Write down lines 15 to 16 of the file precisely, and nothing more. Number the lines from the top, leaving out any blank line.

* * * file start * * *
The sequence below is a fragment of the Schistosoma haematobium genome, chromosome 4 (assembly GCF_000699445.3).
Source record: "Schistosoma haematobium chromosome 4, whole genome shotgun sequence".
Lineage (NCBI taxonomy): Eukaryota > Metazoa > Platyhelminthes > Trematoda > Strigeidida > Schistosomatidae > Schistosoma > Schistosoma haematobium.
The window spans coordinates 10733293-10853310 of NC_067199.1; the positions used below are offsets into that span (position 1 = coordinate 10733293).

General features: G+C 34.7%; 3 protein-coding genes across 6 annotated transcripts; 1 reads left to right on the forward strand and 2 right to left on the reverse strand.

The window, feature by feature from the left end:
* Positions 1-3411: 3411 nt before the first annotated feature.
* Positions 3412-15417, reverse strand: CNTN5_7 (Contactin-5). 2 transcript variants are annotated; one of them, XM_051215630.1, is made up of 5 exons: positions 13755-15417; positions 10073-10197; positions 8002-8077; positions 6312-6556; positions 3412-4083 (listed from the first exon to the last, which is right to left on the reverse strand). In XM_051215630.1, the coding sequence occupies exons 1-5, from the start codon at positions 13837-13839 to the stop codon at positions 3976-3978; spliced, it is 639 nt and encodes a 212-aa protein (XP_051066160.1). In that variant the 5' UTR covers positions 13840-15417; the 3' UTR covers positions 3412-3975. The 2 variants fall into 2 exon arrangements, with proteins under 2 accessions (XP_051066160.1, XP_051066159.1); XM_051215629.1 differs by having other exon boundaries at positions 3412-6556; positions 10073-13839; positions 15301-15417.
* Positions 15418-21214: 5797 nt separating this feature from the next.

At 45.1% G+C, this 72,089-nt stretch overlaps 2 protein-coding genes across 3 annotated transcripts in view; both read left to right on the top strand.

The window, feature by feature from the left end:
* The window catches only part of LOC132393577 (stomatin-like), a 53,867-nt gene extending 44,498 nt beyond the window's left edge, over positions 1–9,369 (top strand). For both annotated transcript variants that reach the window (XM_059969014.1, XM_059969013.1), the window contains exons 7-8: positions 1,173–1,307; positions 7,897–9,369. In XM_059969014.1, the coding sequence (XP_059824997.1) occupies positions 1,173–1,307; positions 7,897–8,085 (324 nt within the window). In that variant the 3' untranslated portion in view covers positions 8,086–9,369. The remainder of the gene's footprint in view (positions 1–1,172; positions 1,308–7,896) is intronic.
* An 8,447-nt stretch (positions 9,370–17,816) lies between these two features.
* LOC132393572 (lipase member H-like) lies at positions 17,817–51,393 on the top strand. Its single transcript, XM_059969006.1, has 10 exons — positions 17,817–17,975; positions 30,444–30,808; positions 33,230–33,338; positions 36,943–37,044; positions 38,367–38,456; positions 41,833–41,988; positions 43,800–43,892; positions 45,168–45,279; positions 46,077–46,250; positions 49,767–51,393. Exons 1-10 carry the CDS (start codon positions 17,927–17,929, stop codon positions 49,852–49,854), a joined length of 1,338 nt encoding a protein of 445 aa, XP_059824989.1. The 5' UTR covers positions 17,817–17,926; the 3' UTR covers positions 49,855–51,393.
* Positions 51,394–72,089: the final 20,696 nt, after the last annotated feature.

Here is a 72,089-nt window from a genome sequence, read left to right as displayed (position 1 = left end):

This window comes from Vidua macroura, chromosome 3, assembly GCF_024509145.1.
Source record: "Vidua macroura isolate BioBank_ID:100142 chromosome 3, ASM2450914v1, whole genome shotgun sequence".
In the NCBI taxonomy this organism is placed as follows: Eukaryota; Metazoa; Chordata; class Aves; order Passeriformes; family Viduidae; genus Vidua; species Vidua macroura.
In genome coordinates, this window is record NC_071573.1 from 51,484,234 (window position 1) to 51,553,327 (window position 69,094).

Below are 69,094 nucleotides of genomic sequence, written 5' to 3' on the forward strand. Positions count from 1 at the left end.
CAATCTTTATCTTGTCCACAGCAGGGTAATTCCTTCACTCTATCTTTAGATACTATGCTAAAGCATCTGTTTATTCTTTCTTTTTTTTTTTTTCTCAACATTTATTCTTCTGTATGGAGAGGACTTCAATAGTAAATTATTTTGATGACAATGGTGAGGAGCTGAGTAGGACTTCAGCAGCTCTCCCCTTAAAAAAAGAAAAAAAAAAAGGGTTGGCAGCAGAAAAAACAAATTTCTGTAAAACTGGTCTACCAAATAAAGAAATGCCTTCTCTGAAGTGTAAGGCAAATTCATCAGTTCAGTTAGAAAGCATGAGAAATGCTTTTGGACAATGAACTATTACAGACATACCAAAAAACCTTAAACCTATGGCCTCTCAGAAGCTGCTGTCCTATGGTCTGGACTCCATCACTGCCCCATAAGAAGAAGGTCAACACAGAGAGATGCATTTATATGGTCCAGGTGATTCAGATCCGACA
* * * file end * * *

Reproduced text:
* Positions 51,394–72,089: the final 20,696 nt, after the last annotated feature.

Here is a 72,089-nt window from a genome sequence, read left to right as displayed (position 1 = left end):